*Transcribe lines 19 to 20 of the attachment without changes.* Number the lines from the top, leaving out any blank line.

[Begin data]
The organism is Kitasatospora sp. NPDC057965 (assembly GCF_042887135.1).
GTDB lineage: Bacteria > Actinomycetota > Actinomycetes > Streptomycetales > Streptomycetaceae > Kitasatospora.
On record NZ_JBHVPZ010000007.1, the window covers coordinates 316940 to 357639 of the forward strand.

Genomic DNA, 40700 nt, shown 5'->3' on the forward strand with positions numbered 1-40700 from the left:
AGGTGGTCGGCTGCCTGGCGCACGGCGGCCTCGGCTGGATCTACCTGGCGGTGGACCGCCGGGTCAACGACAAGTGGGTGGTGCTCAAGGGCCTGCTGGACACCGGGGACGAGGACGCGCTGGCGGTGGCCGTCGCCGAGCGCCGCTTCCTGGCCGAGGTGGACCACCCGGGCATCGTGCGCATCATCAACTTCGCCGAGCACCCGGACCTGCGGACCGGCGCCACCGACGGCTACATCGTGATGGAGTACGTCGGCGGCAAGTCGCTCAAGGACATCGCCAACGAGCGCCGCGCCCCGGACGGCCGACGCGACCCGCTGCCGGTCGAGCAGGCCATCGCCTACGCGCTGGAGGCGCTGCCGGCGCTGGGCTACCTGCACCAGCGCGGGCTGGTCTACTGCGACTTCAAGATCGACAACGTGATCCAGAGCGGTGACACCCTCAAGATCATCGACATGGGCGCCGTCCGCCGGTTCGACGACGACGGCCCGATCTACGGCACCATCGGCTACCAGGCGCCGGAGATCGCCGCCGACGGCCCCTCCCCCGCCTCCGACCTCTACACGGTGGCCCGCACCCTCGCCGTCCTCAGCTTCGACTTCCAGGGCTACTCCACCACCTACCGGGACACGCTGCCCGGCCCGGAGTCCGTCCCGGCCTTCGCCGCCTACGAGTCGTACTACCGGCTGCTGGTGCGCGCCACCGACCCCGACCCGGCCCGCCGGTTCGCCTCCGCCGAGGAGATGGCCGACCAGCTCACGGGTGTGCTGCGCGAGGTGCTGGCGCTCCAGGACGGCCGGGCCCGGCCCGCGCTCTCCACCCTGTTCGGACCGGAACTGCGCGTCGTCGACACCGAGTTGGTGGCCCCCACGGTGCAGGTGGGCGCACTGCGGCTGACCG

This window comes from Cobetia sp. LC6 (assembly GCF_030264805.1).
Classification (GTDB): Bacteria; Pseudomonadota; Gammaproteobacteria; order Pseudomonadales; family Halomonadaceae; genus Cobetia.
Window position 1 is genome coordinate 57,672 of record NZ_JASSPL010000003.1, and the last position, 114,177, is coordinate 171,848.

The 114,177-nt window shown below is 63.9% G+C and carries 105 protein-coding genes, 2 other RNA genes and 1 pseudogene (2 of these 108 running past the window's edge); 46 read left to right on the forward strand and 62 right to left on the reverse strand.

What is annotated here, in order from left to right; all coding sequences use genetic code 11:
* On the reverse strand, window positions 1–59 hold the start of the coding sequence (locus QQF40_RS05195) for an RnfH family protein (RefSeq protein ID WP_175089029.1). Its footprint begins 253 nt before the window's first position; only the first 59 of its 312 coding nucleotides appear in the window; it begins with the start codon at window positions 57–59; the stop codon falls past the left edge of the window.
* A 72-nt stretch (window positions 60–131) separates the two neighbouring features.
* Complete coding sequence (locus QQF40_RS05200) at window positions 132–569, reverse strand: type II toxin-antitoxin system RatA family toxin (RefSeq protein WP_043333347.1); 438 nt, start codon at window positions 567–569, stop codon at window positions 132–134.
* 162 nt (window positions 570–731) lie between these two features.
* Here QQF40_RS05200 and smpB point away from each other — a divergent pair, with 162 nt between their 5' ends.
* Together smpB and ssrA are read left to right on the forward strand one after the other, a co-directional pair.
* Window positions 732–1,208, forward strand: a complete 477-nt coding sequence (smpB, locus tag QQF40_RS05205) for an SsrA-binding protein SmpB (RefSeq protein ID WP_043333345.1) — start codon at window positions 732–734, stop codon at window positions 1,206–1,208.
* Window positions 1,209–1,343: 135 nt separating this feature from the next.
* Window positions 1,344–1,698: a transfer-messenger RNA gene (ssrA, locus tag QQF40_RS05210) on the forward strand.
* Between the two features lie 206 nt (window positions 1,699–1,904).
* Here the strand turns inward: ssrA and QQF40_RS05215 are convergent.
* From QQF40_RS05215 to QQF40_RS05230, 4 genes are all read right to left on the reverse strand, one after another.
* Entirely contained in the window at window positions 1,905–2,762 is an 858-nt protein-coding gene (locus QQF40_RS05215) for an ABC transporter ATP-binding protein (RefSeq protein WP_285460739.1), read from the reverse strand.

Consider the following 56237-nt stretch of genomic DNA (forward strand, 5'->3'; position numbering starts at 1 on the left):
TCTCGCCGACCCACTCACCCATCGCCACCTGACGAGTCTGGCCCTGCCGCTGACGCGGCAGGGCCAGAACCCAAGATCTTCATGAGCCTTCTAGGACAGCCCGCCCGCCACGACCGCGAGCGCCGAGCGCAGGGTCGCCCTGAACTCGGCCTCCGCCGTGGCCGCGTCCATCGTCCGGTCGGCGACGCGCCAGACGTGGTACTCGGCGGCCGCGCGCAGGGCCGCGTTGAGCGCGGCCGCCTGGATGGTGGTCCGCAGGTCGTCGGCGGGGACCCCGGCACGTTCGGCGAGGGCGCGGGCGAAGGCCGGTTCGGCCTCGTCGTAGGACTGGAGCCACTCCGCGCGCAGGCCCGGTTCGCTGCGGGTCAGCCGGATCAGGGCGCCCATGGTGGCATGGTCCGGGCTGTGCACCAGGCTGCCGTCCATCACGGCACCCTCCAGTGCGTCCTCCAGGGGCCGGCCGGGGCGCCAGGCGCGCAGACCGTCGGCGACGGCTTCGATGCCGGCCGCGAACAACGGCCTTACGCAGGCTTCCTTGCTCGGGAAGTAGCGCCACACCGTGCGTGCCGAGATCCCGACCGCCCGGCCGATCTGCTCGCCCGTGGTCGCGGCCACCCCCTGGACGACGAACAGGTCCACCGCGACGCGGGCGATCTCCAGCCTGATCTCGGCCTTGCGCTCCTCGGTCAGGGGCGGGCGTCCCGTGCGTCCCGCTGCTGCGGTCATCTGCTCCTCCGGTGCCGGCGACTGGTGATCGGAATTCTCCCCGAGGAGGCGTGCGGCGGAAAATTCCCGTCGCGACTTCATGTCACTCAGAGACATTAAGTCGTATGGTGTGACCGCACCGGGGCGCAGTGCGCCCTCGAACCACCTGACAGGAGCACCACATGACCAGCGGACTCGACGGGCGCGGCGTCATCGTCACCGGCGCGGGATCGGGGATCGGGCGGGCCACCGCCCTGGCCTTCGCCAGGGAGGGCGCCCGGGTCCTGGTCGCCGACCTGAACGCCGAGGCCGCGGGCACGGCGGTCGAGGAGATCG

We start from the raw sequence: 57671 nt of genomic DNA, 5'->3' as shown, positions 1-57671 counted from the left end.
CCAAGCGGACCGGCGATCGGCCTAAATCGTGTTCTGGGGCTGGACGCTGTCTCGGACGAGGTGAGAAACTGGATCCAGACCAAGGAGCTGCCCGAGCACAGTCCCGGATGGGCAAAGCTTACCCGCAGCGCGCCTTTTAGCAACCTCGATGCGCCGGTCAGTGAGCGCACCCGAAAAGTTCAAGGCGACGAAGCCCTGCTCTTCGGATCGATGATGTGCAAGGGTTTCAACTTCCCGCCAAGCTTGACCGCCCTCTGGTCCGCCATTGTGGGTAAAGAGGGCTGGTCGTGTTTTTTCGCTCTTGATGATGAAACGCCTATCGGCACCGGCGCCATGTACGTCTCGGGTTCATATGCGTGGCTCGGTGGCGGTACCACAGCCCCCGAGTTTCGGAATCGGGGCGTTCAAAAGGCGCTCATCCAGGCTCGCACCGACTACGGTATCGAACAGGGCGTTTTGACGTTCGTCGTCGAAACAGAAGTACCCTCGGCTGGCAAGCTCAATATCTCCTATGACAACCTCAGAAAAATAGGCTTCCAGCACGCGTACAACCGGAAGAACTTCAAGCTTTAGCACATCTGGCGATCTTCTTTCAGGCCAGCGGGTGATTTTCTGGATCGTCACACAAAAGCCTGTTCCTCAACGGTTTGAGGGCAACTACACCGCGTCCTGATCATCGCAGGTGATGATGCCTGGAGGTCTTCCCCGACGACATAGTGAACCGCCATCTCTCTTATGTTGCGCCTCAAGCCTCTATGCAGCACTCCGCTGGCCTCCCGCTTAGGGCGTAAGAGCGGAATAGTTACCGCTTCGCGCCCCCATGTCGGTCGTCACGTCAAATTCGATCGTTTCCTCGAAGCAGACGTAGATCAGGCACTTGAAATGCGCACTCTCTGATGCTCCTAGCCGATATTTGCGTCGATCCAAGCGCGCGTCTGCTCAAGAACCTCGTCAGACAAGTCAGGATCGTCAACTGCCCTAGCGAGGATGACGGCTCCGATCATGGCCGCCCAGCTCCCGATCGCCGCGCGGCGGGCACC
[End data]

* Window positions 1,344–1,698: a transfer-messenger RNA gene (ssrA, locus tag QQF40_RS05210) on the forward strand.
* Between the two features lie 206 nt (window positions 1,699–1,904).